Sunday, July 31, 2011

One of the Seven.

I can recall sitting in an Elks Club somewhere in Tennessee in the Fall of 1985.  I had been riding around the Eastern United States since late summer, carrying several shows in the back of the van, and there were four of us altogether, from various backgrounds and such, and bound together by that test of endurance known as touring.

We didn't know very much about each other; the truth is, I didn't really know much about myself; but in that year's time, I learned.

Tennessee.  Elks club.  Conservative Bible Belt Elks meet long haired college graduate theatre-type.  Judged by a group of strangers simply by the way I looked.  Wasn't the first time; wouldn't be the last time.  But this was a defining moment...otherwise, I wouldn't remember it......

After the show and the strike, a group of them invited us to join them.  Elks are traditionally friendly folk, but I never met an Elks Lodge that didn't have a bar.  And beneath the bar, of course, was where they kept the stuff that separated the men from the boys.

Shine on, Shine on Harvest Moon.  The homemade stuff.  When done right, it simply burns a little; when done badly, it's like drinking a cup of cold poison.  Liquid fire.  Death in a shotglass.

I can still hear the condescending voice of the 'tender: "Awww, son, you don't want any of that."  And in the meantime, pouring shots for the ladies.

Slow burn.  Silent.  Set up the shotglasses in front of, two, three, four, five.  Even stare at the 'tender.....a simple hand gesture, full of meaning:  "Rack 'em up."  He poured with a secret smile.  I smiled back.  He thought I was a soft Northern boy. 

Five shots.  One after the other.  Straight face.  Boom Boom Boom.  Staring at the 'tender.  No expression.  The liquid is warm and taste slightly like sharp knives, but I've had worse.  Spilled not a drop.  Turned them over as I finished them.  Until there were five spent soldiers on the wooden table; and when it was done, I smiled slightly......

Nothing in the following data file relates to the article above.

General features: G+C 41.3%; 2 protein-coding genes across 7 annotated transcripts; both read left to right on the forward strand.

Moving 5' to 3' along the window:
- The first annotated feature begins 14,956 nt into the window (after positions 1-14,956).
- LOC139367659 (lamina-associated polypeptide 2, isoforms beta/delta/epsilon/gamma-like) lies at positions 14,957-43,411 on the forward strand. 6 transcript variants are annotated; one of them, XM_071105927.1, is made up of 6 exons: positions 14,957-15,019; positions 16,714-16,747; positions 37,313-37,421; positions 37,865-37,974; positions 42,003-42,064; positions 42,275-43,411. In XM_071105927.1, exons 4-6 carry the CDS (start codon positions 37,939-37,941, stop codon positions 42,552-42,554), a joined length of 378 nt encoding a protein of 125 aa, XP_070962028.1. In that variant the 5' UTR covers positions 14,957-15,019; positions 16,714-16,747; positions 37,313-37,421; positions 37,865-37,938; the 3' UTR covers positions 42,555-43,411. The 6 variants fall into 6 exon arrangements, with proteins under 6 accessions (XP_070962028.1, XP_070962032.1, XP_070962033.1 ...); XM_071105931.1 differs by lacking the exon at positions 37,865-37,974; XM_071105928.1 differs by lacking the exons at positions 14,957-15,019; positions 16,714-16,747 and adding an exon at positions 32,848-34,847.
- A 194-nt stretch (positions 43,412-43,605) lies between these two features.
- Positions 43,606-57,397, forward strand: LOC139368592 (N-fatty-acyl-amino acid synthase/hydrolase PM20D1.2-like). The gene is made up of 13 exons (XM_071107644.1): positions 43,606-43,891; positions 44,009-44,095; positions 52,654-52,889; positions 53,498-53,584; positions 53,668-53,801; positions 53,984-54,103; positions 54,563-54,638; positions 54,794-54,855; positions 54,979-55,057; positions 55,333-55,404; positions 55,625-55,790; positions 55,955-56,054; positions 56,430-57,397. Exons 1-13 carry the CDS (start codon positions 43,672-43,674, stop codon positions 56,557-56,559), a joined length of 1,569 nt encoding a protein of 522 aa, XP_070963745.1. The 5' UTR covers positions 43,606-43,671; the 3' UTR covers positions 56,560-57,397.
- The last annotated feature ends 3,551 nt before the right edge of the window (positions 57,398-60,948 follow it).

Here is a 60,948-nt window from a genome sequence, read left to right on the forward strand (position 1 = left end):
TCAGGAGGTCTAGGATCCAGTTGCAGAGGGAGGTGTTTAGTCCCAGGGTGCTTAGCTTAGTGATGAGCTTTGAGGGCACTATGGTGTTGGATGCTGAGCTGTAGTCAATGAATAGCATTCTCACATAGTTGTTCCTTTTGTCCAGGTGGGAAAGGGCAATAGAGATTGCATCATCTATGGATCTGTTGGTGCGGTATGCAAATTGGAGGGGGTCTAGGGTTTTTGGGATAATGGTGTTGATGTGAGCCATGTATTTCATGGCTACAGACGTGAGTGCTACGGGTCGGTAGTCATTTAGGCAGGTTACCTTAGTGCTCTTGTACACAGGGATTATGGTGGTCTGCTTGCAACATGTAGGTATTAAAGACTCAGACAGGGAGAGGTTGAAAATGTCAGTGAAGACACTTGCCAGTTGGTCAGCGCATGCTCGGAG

Pride is a funny thing, but youthful pride even more so.  There would be several more shots before the night was over, but there were no more condescending comments, or smiles.  I had proven myself worthy of their respect.

Back then, it mattered.

But today, I wonder why it was so important to impress several small minded idiots in a small Tennessee town who's name has been permanently deleted from my memory.  And, I wonder why my relationship with alcohol became so cavalier so soon.  And I wonder, given the recklessness of my pride, how I managed to live so long.

Sunday, July 24, 2011

The sun rises in the North and I get to see it. Again.

I was recently going through old files with the laughable intention of deleting some things.  I say laughable because, as you well know, I am a creature of sentiment and I am loathe to throw away anything that has the smallest significance to my past, present, or probable future.  So, basically, it becomes me either turning something digital into something paper, or turning something paper into something digital...all done with a soundtrack from the late 70's-early 80's....right now, it's a combination of Chapin, Taylor, The Band, and the soundtrack from BARNUM.

I'm not one to keep photos, really; I've recently began to have an appreciation of the art, and the attempt to capture the fleeting moments for all time, but I do tend to keep the written word.

And don't tell anybody, but I do keep letters.

I ran across one just a few minutes ago.

It was like it was written to some other me.

A younger me, certainly.  A less wise me, undoubtedly.  Even a somewhat happier me.